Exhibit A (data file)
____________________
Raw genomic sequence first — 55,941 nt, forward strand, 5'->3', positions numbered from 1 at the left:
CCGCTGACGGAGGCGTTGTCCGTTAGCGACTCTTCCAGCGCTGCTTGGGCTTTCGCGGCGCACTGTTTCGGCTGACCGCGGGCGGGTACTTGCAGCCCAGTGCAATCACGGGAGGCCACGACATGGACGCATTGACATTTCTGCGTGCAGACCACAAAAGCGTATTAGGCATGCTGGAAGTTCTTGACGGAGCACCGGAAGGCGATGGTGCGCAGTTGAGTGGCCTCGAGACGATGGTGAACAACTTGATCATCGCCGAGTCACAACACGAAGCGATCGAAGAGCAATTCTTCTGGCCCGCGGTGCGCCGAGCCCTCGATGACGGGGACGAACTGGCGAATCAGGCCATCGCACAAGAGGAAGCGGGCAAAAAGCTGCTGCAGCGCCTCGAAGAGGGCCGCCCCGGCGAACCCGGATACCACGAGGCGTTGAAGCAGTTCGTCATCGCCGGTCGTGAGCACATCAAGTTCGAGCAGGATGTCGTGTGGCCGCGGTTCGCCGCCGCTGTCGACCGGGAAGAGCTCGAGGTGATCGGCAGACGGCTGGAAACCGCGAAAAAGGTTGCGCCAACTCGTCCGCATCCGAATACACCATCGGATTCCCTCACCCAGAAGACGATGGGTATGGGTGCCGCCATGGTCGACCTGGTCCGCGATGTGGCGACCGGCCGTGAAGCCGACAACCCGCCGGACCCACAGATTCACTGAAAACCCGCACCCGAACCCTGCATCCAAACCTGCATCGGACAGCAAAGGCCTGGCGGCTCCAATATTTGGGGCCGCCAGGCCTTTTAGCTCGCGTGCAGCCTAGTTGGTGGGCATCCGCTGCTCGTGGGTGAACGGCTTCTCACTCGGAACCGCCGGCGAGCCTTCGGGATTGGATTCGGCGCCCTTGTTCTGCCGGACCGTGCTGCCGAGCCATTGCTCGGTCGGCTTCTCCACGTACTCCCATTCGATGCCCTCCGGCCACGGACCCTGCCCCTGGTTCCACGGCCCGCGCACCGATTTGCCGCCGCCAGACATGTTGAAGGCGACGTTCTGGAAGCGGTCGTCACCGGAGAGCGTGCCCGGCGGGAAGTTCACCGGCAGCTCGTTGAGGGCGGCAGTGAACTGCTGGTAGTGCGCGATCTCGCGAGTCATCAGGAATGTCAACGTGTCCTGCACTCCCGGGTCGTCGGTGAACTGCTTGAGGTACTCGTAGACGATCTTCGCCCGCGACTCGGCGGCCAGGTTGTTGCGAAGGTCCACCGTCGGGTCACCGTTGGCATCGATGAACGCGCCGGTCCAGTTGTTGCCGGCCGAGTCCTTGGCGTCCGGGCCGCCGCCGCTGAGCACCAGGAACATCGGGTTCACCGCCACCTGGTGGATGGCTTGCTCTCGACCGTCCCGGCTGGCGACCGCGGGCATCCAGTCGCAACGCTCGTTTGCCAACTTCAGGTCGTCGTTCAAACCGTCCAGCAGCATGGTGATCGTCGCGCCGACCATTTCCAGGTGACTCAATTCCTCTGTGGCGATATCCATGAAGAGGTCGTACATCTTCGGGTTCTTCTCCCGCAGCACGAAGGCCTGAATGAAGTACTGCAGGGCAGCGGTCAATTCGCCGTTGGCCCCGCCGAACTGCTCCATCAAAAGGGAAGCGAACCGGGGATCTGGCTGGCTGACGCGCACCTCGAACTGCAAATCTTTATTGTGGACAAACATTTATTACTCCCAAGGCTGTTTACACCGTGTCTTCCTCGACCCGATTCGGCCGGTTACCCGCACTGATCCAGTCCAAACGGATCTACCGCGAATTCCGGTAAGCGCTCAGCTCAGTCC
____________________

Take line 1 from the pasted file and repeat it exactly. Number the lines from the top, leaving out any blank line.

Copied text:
Raw genomic sequence first — 55,941 nt, forward strand, 5'->3', positions numbered from 1 at the left: